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A blind man assisted by another man (Fritz Wrampe). Drawing by Fritz Wrampe, 193-.

  • Wrampe, Fritz, 1893-1934
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Credit: A blind man assisted by another man (Fritz Wrampe). Drawing by Fritz Wrampe, 193-. Wellcome Collection. In copyright

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Physical description

1 drawing : black ink with grey wash over pencil ; sheet 32 x 20 cm



References note

Michael Semff (ed.), Fritz Wrampe: Zeichnungen, Munich: Staatliche Graphische Sammlungen, 1993


Wellcome Collection 5119i

Creator/production credits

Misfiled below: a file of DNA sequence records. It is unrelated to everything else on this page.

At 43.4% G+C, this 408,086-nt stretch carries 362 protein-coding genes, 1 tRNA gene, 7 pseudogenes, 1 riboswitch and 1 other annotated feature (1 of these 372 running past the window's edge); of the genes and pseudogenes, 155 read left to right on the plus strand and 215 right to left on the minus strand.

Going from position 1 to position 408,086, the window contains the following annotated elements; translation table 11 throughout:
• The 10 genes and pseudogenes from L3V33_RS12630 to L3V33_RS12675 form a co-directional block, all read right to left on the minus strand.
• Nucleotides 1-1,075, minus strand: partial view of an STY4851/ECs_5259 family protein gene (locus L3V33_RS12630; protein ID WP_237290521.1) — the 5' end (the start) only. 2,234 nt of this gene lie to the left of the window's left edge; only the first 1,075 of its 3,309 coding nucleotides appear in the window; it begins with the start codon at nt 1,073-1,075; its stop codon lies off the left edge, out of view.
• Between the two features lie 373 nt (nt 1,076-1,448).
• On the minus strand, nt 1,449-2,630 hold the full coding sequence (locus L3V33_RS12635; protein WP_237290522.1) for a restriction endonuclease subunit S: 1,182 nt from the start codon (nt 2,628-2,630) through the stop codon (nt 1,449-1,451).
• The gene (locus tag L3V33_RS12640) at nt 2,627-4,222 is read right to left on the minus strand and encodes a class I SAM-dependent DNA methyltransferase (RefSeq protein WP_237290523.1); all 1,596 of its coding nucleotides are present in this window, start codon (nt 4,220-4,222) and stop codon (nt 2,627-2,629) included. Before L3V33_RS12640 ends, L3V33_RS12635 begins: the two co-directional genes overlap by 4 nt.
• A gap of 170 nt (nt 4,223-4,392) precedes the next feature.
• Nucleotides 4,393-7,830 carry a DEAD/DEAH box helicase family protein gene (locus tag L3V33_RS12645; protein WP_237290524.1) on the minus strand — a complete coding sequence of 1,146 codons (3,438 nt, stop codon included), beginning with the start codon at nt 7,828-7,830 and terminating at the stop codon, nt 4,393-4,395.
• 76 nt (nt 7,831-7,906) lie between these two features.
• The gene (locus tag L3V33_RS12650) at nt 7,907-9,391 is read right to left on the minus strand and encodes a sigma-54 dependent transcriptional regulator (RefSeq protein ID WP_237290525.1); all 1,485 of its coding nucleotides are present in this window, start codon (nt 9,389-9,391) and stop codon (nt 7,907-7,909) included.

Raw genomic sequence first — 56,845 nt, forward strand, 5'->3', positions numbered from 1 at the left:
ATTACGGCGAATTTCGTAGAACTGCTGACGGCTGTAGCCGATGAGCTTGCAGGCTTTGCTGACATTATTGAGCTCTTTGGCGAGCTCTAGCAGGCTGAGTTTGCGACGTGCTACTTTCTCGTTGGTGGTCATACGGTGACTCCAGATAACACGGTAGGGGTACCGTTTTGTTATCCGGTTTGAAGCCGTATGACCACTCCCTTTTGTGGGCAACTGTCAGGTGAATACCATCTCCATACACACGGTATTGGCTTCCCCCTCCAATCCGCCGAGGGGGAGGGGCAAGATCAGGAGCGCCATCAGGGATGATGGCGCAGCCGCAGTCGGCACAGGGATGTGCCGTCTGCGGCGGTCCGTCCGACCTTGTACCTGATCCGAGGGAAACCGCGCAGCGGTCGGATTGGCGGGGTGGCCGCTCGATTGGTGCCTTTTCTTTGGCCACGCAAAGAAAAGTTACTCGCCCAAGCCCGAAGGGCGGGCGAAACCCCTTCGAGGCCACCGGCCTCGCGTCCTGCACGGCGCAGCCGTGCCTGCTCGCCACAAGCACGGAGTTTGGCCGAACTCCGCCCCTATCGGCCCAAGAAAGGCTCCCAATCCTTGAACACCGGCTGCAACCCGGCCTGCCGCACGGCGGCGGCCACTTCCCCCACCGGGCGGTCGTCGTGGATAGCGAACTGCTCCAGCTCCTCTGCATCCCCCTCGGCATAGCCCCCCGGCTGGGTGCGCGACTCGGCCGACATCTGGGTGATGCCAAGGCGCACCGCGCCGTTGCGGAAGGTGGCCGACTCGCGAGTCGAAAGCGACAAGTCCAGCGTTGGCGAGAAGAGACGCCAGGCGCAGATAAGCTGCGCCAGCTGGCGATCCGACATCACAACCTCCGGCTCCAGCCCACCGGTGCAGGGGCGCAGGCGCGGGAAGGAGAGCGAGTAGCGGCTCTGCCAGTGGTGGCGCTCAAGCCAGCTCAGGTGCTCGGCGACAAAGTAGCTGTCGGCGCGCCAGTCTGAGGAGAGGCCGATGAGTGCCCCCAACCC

Fritz Wrampe (1893-1934) was a sculptor and draughtsman who was born and lived in Munich. His parents ran a haberdashery and textile business. He had no aptitude for school but received a professional art training at the art academy in Munich, where he also formed a relationship with a model, Anni Burghard. He became a figure sculptor, working in clay, stone and bronze. He also produced a large number of drawings. Some of them were ideas for sculptures, including pairs or groups of figures such as lovers or the blind man dependent on a dog or on a human helper. Others were produced as works in their own right, and these include studies of strollers in the Munich streets and sympathetic studies of animals observed in the Munich zoological gardens. Wrampe himself appears in many of them. His drawings can be authenticated by the material of their support: most of them were drawn on the backs of used sample cards discarded from his parents' textile business. He had two main drawing styles: one is characterized by a scratchy, nervous, etching-like manner, drawn with a fine pen and ink, while the other, drawn with the brush, uses bold, violent strokes to produce powerful silhouettes. Wrampe suffered from depression and from digestive problems thought to be of nervous or psychological origin. He never moved out of the family home. Many of his works express his generally pessimistic and despairing outlook. On 13th November 1934, Anni Burghard, jealous at Wrampe's relationship with another woman, invited him back to her house and murdered him with four blows to the back of the head with a blunt instrument. His works are represented in museums in Munich and Stuttgart, in the Wilhelm Lehmbrück-Museum, Duisberg, and in private collections in Bavaria. Outside Bavaria he is little-known, though the circumstances of his tragic death--the artist murdered by his model--make him a unique figure among the biographies of artists (information kindly supplied by the previous owner of the drawing)


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